Fit announces nominations for Foreign Investment of the Year Trophy


A chocolate manufacturer, diamond producer and medtech provider are three of the five up for the trophy that rewards local investment by firms based abroad

Think globally, act locally

The five nominations for the Foreign Investment of the Year Trophy have been released by Flanders Investment & Trade (Fit). The award is handed out to a company based overseas that has added substantial value to its facility in Flanders over the previous year. Fit also looks at investment plans announced by companies when considering the five nominees.

The public can join a professional jury in voting for the winner, and those present at the awards ceremony will also have a say. This means that the winner will not necessarily be known until the night of the ceremony itself, on 8 February. Voting is open as of today on the English-language website, where videos introducing all of the nominees can also be viewed.

“Alongside locally based companies, foreigner investors are a crucial driving force behind Flanders’ economy,” said Fit CEO Claire Tillekaerts. “Not only do they strengthen our economic fabric, they also create additional jobs and introduce new knowledge and expertise to our business environment. The Foreign Investment Trophy serves as a token of appreciation for their efforts.”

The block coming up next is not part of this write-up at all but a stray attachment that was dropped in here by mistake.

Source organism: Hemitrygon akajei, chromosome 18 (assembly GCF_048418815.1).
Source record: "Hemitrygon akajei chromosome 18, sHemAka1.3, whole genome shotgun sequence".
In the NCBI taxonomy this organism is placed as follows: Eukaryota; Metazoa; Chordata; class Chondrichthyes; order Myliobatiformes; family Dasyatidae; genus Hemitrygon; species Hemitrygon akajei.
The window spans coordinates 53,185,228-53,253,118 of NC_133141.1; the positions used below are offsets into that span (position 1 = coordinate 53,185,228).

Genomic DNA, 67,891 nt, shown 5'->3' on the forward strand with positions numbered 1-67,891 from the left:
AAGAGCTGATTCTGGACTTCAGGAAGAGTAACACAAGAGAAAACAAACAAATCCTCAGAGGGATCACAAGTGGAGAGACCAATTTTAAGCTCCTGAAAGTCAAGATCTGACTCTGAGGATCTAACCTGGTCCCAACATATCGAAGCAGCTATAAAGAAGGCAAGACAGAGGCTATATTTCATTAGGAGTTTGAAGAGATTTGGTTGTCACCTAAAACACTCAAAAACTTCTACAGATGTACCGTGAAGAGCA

Foreign investors create additional jobs and introduce new knowledge and expertise to our business environment

- Fit CEO Claire Tillekaerts

The five nominees for 2019 are: Barry Callebaut, DAF Trucks, Heyaru Engineering, Hologic and International Car Operators (ICO).

1  The best known to the general public is of course chocolate producer Barry Callebaut. The Swiss company has released plans for the world’s largest chocolate warehouse, which will be built in Lokeren, East Flanders.

The cocoa processor and chocolate manufacturer plans to move its European logistics site from Aalst to the new site in Lokeren. It will be larger than the existing site, representing a total investment of €100 million. The 85 employees at the current logistics centre will move to the new site, and the company predicts that new jobs will be created, but is not yet able to determine how many.

Based in Zürich, Barry Callebaut is the result of a merger between Flemish chocolate producer Callebaut and French company Cacao Barry. While Barry Callebaut is the parent company, those businesses still operate under their brand names.

2  Dutch truck manufacturer DAF Trucks, part of US-based Paccar company, is channelling €200 million into its parts factory in Westerlo, Antwerp province – its greatest single investment in the history of the company.

Some 2,400 employees at this site manufacture cabins and axles for DAF’s medium and heavy-sized trucks. The expansion will see truck cabin production capacity increase by 45%, reaching as many as 300 cabins per day in a two-shift system.